Shadow Government

Is Japan’s Grand Security Strategy the Key to Preserving U.S. Power in Asia?

A quiet revolution is transforming Japanese diplomacy. As a new German Marshall Fund report lays out, for more than a decade Tokyo has worked to diversify its democratic partnerships beyond the anchor of the U.S.-Japan alliance, forging closer relations with like-minded governments in the Indo-Pacific region and elsewhere. Japan's ultimate success in this endeavor could determine whether the U.S. maintains its leadership in a region buffeted by dynamic power shifts.

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The U.S. Needs a New Foreign Policy Agenda for 2016 (A Four-Part Series)

Part One: Why It's Needed

It is a little more than two years before the next presidential election, but foreign policy might figure more prominently in the 2016 cycle than it has in recent elections. World events are deteriorating -- rapidly -- and national security is more on people's minds. There is widespread popular discontent with the current administration's foreign policies -- even some prominent Democrats are raising significant questions about the direction of U.S. strategy. Republicans have not settled on a consistent foreign-policy vision, but they are searching for one. The time is ripe to start thinking about what an alternative foreign policy should be.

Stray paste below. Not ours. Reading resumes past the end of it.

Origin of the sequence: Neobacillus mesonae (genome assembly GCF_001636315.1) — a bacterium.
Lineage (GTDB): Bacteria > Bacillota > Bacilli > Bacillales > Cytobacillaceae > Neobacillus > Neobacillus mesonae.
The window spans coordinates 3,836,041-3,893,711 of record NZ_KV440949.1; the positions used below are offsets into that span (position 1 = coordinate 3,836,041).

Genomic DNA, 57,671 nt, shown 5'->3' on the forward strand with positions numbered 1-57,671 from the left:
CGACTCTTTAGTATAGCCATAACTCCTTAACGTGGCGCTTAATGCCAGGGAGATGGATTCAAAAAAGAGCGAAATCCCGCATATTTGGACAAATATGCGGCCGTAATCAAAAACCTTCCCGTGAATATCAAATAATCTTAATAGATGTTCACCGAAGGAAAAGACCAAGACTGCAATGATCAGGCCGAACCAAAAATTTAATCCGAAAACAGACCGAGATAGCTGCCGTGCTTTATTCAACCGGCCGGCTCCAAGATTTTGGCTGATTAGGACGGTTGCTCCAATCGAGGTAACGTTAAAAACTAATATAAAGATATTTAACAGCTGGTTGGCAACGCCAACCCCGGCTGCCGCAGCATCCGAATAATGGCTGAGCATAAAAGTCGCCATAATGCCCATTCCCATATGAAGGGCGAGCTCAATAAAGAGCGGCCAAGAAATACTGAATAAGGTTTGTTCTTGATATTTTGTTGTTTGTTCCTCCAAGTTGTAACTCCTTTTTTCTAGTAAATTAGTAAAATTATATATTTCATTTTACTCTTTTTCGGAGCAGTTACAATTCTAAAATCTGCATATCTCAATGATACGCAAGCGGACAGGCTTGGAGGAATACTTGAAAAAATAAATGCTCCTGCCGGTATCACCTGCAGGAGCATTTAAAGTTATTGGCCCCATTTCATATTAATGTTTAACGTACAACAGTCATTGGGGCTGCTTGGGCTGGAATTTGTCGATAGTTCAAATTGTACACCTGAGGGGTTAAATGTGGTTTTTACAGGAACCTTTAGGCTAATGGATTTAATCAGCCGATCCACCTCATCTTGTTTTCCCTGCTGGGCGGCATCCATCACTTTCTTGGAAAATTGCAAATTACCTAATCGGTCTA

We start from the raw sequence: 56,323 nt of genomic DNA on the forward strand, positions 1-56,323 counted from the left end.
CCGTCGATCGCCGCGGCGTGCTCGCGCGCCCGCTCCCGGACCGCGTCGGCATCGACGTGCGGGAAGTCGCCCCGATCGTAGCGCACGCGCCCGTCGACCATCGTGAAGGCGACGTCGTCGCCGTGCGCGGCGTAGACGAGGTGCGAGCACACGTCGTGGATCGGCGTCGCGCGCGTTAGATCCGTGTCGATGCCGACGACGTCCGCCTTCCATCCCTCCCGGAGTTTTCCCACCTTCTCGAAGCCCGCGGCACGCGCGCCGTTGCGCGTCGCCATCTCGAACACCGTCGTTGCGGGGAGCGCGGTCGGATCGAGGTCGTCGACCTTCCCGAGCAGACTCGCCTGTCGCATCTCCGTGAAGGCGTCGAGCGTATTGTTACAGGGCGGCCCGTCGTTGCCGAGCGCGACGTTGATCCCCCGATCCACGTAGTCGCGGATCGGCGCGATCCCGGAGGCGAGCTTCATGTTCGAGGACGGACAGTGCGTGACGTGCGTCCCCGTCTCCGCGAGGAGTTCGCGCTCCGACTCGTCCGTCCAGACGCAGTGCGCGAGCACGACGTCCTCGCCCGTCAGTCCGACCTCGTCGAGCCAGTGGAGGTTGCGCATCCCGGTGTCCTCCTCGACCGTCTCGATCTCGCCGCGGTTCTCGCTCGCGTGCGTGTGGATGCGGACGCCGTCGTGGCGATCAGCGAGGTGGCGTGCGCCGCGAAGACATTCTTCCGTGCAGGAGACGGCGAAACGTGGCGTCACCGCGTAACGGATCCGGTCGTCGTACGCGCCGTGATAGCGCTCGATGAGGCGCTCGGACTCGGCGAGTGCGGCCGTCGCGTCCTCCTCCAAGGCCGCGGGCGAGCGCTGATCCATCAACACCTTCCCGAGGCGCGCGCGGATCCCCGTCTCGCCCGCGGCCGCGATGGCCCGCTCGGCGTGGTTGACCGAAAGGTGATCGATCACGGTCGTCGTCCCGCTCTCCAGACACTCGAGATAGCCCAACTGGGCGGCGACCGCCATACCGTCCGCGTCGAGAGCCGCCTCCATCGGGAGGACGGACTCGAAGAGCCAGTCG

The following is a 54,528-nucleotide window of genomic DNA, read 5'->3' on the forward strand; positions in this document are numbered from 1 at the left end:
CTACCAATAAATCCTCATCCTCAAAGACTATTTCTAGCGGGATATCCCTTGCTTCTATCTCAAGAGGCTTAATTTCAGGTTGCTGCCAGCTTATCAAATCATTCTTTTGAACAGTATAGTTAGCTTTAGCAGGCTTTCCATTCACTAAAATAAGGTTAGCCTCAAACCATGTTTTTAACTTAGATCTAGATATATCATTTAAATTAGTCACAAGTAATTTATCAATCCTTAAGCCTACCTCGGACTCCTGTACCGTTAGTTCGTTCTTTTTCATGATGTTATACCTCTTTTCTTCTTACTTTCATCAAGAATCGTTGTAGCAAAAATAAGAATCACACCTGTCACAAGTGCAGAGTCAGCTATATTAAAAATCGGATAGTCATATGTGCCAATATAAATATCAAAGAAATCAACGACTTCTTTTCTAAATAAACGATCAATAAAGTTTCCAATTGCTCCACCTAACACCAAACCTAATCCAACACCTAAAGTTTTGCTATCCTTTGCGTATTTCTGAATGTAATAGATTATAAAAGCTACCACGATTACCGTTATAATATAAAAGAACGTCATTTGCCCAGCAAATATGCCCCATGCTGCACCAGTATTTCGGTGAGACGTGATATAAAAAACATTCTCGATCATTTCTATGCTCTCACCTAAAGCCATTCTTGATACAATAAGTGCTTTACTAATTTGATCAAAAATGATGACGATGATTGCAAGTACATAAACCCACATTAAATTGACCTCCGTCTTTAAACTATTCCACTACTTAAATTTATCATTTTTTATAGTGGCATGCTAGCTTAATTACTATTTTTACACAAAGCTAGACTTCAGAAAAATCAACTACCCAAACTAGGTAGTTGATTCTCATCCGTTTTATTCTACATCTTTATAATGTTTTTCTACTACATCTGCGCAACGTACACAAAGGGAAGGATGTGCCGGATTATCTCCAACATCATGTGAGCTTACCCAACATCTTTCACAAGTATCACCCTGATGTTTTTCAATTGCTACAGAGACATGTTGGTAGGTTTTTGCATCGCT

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How Iraq Explains Why the U.S. Shouldn't Leave Afghanistan

President Obama has tried to articulate a clear doctrine of when the United States should use force. He said in his Nobel lecture in 2009 that force was justified against al Qaeda because "negotiations cannot convince al Qaeda's leaders to lay down their arms." He also said, "I believe that force can be justified on humanitarian grounds, as it was in the Balkans, or in other places that have been scarred by war. Inaction tears at our conscience and can lead to more costly intervention later." Force is justified when either our interests or our ideals, or both, are threatened.

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